The phones started ringing at the Timberholm Inn in Stowe, Vt., in April, as soon as lawmakers voted to override a gubernatorial veto and allow same-sex marriage in the state. "It doesn't go into effect till Sept. 1, but people are thinking ahead," says the inn's co-owner, Susan Barnes. "We've got two same-sex weddings booked for October." Those bookings are good news for Barnes, who says the gay-friendly inn takes in a "couple of thousand" dollars with every wedding it hosts. And they are part of the reason some same-sex-wedding advocates are now pointing out a new legalization angle: the economic payoff.
In the five years since legalizing same-sex marriage, Massachusetts has gained $111 million in spending from gay weddings, according to a new study published by UCLA's Williams Institute, which studies sexual-orientation law and public policy. "That's money buying flowers, hotels, caterers, hiring a band—all the things that go into a wedding," explains M. V. Lee Badgett, a coauthor of the study.
Typically, same-sex couples spent about $7,400 per wedding, says Badgett, an economist who is also director of UMass Amherst's Center for Public Policy & Administration, and one in 10 couples spent more than $20,000. And then there were the wedding guests: "We estimated that each same-sex couple was associated with $1,600 in hotel-occupancy tax revenue," she says.
Promises of a gay-wedding payoff are hardly new: back in 2004, a U.S. Congressional Budget Office analysis predicted that the federal government would benefit by nearly $1 billion in increased tax revenue each year if same-sex marriages were legalized in all 50 states and recognized by the federal government.
Still, some economists urge caution in looking for same-sex wedding profits—in particular citing a kind of "first-mover advantage" that benefits states with early gay-marriage laws. (After similar laws were passed in neighboring states Vermont and Maine, New Hampshire became the latest state to legalize same-sex marriage on Wednesday, but the state might not gain as much as did Massachusetts, which has become a destination for gay couples from other states.)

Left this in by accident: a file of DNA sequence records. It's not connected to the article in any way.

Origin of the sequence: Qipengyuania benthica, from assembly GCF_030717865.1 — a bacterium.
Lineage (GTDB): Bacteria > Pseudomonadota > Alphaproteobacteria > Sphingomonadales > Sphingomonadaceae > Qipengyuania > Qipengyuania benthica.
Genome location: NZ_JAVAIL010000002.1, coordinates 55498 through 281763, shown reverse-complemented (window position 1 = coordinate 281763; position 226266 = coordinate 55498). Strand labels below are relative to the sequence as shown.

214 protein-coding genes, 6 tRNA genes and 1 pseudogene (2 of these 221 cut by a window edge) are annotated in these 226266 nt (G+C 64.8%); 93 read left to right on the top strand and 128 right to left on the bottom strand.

"If you're the 50th state to allow [same-sex] weddings, you're not going to get as much of a bump as the first state," says Michael Steinberger, an assistant professor of economics at Pomona College who worked with the Williams Institute on the Massachusetts study. "There's going to be a bump, but it cannot be as big."
San Francisco's experience with same-sex weddings dates back five years, to early 2004, when Mayor Gavin Newsom allowed (and performed) gay weddings for about a month, until a state Supreme Court ruling put the kibosh on the nuptials. According to city budget documents, revenues from San Francisco's hotel tax spiked more than 15 percent in the 2003-04 fiscal year, the second-biggest jump in 19 years and well above the projected 5 percent increase.
Ted Egan, chief economist with the San Francisco controller's office, warns against attributing the entire jump to just one month of same-sex weddings. Still, he says, "It obviously had a positive impact."
Last year, Egan adds, the controller's office published an analysis estimating that same-sex weddings, officially legalized in California in June 2008, would bring in almost $20 million in spending over two years, and $1.7 million in additional taxes and fees. That revenue stream came to a halt in November, after California voters approved Proposition 8, a constitutional amendment banning same-sex marriage.
Opponents of gay marriage argue that the financial analysis misses the mark. "I think it's irrelevant," says the Rev. Jason McGuire, legislative director of New Yorkers for Constitutional Freedoms, a lobbying group that represents evangelical churches and Christian organizations and is fighting same-sex marriage legislation. "Marriage is more than just financial benefits," adds McGuire. "We shouldn't cheapen it by looking at it just as a financial commodity."
Still, during hard times, economic arguments seem to be gaining traction. Vermont innkeeper Barnes says she contacted her state representative, Republican Heidi Scheuermann, to ask her to support the bill. "She was initially going to vote against it," Barnes says. "I sent her an e-mail saying, 'First, it's the right thing to do, and No. 2, think of your constituents and how this will affect the economy in Stowe'."
Scheuermann voted yes on the bill both before and after the governor's veto.